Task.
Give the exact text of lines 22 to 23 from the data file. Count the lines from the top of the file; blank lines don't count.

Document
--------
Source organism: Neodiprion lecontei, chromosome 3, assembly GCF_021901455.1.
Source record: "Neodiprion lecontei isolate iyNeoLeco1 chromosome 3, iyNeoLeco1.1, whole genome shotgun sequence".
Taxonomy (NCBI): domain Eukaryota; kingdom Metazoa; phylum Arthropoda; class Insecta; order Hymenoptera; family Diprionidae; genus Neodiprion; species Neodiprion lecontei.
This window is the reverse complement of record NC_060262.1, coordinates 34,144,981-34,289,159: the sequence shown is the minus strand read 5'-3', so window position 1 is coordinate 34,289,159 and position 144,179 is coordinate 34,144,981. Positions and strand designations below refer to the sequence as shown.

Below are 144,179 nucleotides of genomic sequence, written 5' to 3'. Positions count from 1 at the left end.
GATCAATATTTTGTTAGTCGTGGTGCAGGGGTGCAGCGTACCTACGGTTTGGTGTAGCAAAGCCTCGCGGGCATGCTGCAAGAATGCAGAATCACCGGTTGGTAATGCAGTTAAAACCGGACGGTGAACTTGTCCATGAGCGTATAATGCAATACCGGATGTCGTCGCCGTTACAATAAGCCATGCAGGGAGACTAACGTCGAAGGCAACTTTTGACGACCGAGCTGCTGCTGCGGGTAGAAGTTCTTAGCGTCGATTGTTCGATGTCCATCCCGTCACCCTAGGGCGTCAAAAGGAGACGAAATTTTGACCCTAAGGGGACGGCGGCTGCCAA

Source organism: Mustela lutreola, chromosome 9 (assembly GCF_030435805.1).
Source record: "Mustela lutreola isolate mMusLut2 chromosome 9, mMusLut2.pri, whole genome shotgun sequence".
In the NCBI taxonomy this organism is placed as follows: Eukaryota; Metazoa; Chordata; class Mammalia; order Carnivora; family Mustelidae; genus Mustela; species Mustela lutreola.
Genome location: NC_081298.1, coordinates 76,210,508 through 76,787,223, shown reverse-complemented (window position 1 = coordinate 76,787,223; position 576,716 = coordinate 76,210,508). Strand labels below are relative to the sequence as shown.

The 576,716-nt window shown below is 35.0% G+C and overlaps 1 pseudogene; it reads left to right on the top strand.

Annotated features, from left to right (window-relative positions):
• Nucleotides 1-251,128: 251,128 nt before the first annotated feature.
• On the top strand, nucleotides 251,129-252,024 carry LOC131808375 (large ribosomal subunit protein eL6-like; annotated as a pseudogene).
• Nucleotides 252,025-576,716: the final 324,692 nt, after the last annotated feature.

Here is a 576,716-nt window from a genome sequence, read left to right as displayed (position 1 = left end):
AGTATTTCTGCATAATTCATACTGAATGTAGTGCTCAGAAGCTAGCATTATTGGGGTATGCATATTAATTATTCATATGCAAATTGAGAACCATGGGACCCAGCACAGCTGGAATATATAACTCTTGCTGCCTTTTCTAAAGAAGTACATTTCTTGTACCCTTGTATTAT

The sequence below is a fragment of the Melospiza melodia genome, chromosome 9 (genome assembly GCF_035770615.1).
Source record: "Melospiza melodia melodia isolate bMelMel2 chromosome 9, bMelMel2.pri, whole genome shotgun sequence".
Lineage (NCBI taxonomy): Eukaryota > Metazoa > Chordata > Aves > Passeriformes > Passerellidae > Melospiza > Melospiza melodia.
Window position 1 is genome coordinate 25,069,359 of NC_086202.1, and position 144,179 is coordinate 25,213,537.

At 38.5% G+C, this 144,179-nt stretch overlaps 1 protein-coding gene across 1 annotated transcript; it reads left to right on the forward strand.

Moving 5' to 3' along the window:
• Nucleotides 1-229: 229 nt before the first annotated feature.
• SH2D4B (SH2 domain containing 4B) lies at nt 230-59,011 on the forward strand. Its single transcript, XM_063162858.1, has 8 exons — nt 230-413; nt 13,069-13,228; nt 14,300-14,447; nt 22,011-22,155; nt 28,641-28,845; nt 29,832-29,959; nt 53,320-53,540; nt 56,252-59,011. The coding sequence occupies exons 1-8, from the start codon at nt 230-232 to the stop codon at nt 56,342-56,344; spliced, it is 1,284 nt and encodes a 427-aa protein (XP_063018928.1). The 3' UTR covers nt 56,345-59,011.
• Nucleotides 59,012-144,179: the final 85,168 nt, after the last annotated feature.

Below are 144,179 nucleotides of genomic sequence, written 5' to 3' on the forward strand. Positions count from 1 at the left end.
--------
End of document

At 38.5% G+C, this 144,179-nt stretch overlaps 1 protein-coding gene across 1 annotated transcript; it reads left to right on the forward strand.

Moving 5' to 3' along the window: